Sen. Ernst: Yes. And if you look at who funds Hamas, who funds Hezbollah. If you look to the funding streams that are coming into those terrorist organizations which will target Israel. It's all coming from Iran. And you know who has been supporting Iran with the influx of cash and then the Iranian nuclear deal. You know, those are issues that the Democrats have largely wrapped their arms around, supported. I ran, for heaven's sakes, when General Suleimani was wiped off the face of the planet by this administration and this president. They didn't know how to. react because yay, good that this horrible, horrible terrorist and man is gone, but oh, for heaven's sakes, we don't want to upset. Iran. So again, there's there's a lot of quandary within the Democratic Party. They know what the right thing is, but they're afraid to say it.

Guy Benson: Yeah, well, they're afraid of the base. And the problem is Bernie Sanders encapsulates. He personifies the base and he's a true believer. Last question, Senator Ernst. It's about your state. A bit of a black eye for the Iowa caucuses, at least on the Democratic side of the aisle. A number of weeks ago, we saw Nevada's Democratic Party come out with a statement. It looks like they're going to be moving to a primary in the future. There are people saying because of the fiasco in Iowa, where there still aren't final final results of who actually won, that the first in the nation status might be threatened for your state, where maybe a caucus would have to go and be replaced by something else. What's your response to that? Do these folks have a point, given sort of the the meltdown that they had?

Sen. Ernst: Well, I still firmly, firmly stand behind our first in the nation status. And and the caucus has been a very long standing tradition in Iowa. And then the first in the nation primary in New Hampshire, the Democrats really, really, you know, really met. They mess things up. But I would say that basically what the Republican Party in Iowa does for the caucuses is one person, one vote. How much easier can it be? But the Democrats have a very convoluted process and caucusing where they vote. They can vote and then they move to a different group. If you're supporting a non-viable candidate and it becomes very confusing. Most people don't know how to run those caucuses. And the people attending those caucuses certainly don't know what's going on half the time either. So I think that if there are changes to be made, we certainly would want to maintain that first in the nation status. I think that that is very important. And of course, the candidates themselves, if they look at the state of Iowa and the, you know, pressing the flesh and getting out there and meeting the voters, a lot of them really appreciate it, because Iowa is a very low cost state to come in and actually meet with voters and they'll get really great questions from those Iowa voters. Senator, I'll maintain first in the nation,.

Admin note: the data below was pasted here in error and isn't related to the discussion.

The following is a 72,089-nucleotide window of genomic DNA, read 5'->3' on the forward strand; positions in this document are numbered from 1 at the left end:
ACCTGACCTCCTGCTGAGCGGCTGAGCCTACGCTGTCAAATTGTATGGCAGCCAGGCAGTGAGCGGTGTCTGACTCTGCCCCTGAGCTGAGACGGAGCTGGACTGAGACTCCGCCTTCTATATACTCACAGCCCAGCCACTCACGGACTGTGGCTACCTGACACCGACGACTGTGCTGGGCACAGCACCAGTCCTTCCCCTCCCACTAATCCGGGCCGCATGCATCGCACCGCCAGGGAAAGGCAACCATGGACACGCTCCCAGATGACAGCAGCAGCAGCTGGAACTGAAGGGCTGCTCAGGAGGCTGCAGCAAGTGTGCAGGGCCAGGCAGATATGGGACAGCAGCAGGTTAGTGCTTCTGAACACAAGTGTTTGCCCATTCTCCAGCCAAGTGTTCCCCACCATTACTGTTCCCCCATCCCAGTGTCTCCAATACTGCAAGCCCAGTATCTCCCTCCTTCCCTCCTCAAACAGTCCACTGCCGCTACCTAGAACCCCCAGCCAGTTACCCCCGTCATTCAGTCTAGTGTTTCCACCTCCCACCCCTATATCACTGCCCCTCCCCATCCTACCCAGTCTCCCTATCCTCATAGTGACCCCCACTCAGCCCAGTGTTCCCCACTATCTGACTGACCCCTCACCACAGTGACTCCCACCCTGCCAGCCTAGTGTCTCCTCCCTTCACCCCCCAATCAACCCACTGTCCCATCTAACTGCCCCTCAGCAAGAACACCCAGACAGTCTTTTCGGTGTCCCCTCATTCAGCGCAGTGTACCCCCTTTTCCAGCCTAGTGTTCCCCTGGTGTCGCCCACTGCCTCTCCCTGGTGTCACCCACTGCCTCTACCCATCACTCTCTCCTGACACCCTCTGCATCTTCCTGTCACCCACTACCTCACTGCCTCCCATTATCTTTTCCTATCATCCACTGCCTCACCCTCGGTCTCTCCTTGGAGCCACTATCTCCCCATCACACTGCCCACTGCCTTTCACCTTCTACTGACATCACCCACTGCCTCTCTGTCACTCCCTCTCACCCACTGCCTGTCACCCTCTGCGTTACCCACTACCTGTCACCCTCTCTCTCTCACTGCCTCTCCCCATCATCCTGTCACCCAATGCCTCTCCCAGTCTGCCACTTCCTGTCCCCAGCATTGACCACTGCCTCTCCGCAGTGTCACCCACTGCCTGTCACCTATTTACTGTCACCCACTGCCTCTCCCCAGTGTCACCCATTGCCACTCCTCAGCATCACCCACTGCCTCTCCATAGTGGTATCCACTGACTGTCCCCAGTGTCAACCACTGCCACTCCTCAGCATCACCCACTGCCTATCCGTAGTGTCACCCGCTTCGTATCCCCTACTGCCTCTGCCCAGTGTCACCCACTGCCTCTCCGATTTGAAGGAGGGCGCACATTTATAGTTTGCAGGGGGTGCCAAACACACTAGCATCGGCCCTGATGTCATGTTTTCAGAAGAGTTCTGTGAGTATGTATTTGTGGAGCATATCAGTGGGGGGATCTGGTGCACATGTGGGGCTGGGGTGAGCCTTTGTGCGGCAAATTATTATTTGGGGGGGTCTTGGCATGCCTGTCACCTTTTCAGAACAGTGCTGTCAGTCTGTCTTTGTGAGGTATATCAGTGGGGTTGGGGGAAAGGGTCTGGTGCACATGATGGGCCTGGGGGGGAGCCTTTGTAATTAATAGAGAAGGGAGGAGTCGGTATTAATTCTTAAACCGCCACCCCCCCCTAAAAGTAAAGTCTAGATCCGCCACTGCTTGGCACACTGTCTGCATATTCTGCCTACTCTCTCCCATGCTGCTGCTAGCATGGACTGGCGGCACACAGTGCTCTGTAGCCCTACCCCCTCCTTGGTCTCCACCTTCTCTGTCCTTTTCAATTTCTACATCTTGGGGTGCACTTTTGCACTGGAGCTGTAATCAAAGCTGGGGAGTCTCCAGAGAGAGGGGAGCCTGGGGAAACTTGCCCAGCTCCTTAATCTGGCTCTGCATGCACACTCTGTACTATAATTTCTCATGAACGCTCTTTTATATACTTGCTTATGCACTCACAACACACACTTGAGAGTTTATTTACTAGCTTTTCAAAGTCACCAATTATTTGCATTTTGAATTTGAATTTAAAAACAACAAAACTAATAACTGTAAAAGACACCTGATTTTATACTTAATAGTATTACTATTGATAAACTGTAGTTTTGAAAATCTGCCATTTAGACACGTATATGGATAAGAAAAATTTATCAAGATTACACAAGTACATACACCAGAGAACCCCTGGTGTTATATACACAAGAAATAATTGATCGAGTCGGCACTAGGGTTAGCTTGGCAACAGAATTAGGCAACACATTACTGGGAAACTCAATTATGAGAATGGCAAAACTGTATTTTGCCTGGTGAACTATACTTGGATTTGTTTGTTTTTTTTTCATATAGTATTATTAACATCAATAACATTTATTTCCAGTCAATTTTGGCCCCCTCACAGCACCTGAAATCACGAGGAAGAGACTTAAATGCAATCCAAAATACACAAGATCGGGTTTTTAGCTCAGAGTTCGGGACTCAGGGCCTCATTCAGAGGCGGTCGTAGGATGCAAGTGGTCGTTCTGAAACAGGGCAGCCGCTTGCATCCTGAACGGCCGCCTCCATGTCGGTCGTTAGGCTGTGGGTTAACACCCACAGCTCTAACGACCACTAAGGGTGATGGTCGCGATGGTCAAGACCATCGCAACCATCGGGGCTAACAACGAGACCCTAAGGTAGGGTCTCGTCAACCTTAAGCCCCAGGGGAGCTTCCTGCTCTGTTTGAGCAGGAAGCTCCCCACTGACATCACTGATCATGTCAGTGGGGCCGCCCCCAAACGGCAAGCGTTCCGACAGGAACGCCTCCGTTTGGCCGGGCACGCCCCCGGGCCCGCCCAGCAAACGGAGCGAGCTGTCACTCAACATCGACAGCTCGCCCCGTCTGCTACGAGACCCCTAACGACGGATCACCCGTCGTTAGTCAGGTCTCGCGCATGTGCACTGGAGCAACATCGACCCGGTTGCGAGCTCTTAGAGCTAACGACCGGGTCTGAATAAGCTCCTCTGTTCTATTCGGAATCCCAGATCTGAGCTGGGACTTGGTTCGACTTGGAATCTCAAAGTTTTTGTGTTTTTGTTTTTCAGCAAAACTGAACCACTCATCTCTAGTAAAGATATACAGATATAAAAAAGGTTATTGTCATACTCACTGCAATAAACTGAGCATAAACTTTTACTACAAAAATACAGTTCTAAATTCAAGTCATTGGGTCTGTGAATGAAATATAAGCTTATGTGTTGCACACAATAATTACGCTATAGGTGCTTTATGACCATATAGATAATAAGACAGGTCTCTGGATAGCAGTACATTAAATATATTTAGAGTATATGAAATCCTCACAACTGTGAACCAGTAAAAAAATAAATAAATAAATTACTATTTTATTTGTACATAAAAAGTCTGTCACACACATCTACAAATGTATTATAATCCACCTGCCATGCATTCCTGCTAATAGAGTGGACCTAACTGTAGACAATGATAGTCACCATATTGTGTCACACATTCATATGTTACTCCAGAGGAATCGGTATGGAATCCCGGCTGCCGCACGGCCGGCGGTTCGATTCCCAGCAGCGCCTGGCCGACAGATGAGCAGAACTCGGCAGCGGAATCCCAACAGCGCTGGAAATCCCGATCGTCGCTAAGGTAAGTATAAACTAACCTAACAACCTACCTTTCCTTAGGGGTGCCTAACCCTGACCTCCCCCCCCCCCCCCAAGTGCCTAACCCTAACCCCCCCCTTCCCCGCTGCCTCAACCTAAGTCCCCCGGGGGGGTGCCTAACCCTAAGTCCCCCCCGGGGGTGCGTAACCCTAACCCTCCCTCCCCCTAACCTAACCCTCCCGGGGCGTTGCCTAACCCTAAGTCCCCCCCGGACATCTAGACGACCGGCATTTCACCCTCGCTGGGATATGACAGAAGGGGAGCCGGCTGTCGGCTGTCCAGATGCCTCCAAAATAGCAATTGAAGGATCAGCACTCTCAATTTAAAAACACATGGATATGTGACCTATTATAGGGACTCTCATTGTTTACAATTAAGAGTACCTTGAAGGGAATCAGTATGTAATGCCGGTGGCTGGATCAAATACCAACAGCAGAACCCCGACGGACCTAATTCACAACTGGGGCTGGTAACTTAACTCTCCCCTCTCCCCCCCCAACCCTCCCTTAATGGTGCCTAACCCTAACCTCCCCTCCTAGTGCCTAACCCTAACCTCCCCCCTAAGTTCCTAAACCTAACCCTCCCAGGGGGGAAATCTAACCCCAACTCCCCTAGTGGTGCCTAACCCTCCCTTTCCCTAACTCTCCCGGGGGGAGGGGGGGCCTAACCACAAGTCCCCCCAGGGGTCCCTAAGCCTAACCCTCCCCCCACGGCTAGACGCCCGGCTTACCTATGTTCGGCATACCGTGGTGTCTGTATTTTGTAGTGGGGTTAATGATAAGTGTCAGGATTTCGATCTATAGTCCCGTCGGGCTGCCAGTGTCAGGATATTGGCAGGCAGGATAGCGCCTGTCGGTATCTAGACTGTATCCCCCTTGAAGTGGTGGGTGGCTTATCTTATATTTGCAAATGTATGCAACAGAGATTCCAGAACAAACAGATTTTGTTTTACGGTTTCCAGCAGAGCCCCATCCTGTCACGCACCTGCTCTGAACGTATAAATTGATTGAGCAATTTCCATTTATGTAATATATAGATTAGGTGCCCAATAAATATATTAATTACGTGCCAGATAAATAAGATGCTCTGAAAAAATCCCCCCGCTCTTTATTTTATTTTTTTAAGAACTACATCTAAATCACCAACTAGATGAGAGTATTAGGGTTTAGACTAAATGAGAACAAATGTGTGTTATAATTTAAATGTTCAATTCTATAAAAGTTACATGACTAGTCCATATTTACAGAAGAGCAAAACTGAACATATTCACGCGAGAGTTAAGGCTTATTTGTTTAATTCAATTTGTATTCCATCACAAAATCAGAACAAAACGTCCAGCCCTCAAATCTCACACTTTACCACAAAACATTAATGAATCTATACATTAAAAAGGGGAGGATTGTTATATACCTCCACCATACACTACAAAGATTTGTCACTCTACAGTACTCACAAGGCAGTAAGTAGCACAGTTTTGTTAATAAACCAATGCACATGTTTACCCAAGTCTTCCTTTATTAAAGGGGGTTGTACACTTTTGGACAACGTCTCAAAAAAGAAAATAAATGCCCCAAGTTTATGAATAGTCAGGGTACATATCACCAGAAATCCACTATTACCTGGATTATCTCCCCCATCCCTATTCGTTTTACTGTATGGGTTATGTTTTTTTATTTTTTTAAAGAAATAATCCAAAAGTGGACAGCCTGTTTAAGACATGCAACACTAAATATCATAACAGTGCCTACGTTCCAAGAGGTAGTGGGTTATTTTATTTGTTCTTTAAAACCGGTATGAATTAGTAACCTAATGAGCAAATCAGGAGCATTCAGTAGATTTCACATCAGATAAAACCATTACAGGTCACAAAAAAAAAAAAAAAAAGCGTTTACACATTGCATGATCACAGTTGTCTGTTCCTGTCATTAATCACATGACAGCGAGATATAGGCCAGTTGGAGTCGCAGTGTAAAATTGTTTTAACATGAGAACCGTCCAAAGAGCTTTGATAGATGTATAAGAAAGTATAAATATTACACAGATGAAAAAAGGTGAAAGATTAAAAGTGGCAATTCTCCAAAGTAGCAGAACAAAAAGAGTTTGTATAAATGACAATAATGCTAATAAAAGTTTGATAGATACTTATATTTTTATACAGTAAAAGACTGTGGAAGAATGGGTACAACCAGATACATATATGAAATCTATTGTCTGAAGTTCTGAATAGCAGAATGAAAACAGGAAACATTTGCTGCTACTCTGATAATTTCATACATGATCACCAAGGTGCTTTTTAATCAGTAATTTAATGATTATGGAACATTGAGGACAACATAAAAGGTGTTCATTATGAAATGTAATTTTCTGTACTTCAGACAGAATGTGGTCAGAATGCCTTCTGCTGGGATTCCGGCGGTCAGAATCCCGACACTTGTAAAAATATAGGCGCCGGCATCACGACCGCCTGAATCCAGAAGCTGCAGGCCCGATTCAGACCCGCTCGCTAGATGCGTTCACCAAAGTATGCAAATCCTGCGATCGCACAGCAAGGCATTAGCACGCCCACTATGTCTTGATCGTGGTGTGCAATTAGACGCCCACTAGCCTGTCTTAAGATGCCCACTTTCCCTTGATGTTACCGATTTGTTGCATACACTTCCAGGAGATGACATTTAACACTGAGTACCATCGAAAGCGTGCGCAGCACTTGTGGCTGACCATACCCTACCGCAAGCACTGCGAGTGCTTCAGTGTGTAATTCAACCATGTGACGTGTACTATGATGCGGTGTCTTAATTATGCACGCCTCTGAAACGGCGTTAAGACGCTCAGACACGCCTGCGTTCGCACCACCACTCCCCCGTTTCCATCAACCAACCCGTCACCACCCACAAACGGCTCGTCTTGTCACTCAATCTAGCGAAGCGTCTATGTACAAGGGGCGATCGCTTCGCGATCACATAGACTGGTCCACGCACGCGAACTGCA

Guy Benson: Senator, were up on a break, so we've got to leave it there. U.S. Senator Joni Ernst has been my guest. She's a Republican from Iowa, speaking tomorrow morning at C-PAC. She's up for reelection this year in the Hawkeye State. Senator, thank you so much for your time.

Sen. Ernst: Thanks, guy. Have a great day.

Guy Benson: You, too. All right. We'll take a break and be right back. It's the Guy Benson Show.